Tiffin infuses drab dishes with a plethora of Indian spices imported straight from the subcontinent itself by peripatetic purveyors. Shrimp and chicken absorb flavors of orange and chile de arbol after a bathing in the mango-chile marinade ($10), and curry finds its savory soul mate in the complementing haldi turmeric powder ($5.59). Elaichi whole green cardamom ($6.59), a staple of Indian desserts, leaves its native India, bidding a tearful farewell to its ginger family in search of a starring role in pungent dishes. Customers can pick up dish dustings or have them delivered ($25 minimum) to their home, office, or underground solarium for no additional delivery charge.
Executive chef and owner Bharat Luthra named his restaurant Khajuraho after a town in Madhya Pradesh, India—a town famous for a series of Hindu and Jain temples filled with erotic monuments. Like those iconic statues, the sights, smells, and tastes of Luthra’s Indian cuisine create a vivid statement in support of sensuality and the enjoyment of life. His restaurant's elegant white-clothed tables, great enough in number to seat up to 120, stage feasts fit for mild to spicy palates and carnivorous to vegetarian appetites. Luthra bakes succulent marinated chicken inside a tandoori clay oven, spikes fresh seafood with garlic and ginger, and keeps vegetable balls from rolling off the plate with a smooth cream sauce and repurposed bowling-alley bumpers.
Voted top five in the Best Indian category of the 2011, 2012, and 2013 CityVoter awards, Laxmi's Indian Grille serves a range of dishes—from spicy meats to subtle vegetable stews—designed to please all palates. A perfume of fresh ginger, rose water, and house-made cottage cheese drifts from the bustling kitchen out into the dining room of the Main Street location, where vibrant paintings provide an elegant contrast to walls of rustic exposed stone. At both Main Street and the newly minted Tilden Street eatery, a clay tandoor oven is kept aflame throughout the day, enabling chefs to bake breads, meats, and underripe bananas to a golden patina.
Inside the tandoor ovens at Taj-India, sizzling morsels of paneer melt to a crisp yet tender finish, rows of vegetables on a shish kabob receive intense flavor, and naan stuffed with a range of savory fillings emerges fluffy and ready for the table. The one thing you won't find, however, is meat. That's because the chefs at Taj-India decided to focus on vegetarian culinary traditions of India. They use recipes from numerous regions of India, from the tandoor tradition of the North to the South Indian dosas served with a coconut chutney. To pare down their menu's spiciness without offering replacement taste buds, they also create a range of cooling desserts such as kulfi—an Indian ice cream. More unique flavors can be found as well, such as rose-flavored milk drink made with basil seeds, rice vermicelli, and ice cream.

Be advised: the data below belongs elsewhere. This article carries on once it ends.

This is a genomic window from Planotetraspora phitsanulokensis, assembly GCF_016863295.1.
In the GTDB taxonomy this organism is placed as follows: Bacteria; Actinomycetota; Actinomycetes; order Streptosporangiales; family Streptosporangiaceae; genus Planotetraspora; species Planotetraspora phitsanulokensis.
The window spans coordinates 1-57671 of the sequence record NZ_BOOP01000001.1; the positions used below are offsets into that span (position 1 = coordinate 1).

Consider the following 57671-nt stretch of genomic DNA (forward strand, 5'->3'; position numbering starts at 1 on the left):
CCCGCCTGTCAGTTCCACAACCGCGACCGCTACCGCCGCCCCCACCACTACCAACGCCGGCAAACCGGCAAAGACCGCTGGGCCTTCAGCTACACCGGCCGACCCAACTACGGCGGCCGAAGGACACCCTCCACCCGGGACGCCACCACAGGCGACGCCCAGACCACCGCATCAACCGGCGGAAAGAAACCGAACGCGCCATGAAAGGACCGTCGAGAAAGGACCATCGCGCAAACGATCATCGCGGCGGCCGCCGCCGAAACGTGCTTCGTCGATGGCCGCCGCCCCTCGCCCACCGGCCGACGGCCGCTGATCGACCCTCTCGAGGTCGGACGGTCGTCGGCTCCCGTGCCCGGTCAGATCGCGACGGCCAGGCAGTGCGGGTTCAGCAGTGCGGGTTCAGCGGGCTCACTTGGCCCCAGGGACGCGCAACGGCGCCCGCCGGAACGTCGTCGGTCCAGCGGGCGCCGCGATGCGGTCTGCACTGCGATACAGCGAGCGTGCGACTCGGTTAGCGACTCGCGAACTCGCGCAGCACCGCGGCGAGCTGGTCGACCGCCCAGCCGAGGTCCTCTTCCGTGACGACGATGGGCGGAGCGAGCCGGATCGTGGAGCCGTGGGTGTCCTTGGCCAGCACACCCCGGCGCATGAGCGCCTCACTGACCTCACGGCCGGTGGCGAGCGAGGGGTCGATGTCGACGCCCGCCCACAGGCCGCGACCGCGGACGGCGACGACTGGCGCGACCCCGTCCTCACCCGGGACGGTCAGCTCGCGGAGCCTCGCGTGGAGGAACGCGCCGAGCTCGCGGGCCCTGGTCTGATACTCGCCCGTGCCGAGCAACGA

The masala maestros at Cafe Spice Express prepare an expansive and omnivorous menu of upscale Indian takeout. Rumbly tummies can be hushed by arsenal of appetizers, including a trio of potato-packed samosas ($4), boneless chili chicken ($7.50), and the yogurt-coated salmon of saloni machi ($8). The lamb madras marries the sweetness of coconut and tanginess of mustard ($13), and the shrimp vindaloo dips tiger prawns in a hot-and-spicy sauce ($14). Crop-based eats from the vegetarian menu include bhindi masala, a sautéed okra dish with julienned ginger and cumin ($9.95), and malai kofta, featuring vegetable dumplings steeped in cashew-almond gravy ($10.50) until as rich and tender as hug from Bill Gates.
Tendrils of smoke curl slowly up from the ornate waterpipes at Eclipse Hookah Lounge, filling the air with the sweet smell of flavored tobacco. Sourced from the shisha experts at Starbuzz and Al Fakher, the tobacco is the cornerstone of the lounge's laid-back vibe, but the experience goes far beyond a little smoke. Here, overstuffed couches cast in the invitingly dim light of lantern-style wall sconces invite guests to settle in. Although the lounge is a suitable spot for a night of conversation, there are other distractions available; two 60" televisions flicker with lively highlights, and a professional audio system often fills the room with the chilled-out sounds from around the world. Guests can also take advantage of the lounge's affiliation with Kabobeesh, ordering beef tikkah roll sandwiches or chicken gyros from the restaurant ranked number 11 on Forbes magazine's Top 20 Best Eats for the Buck in America list.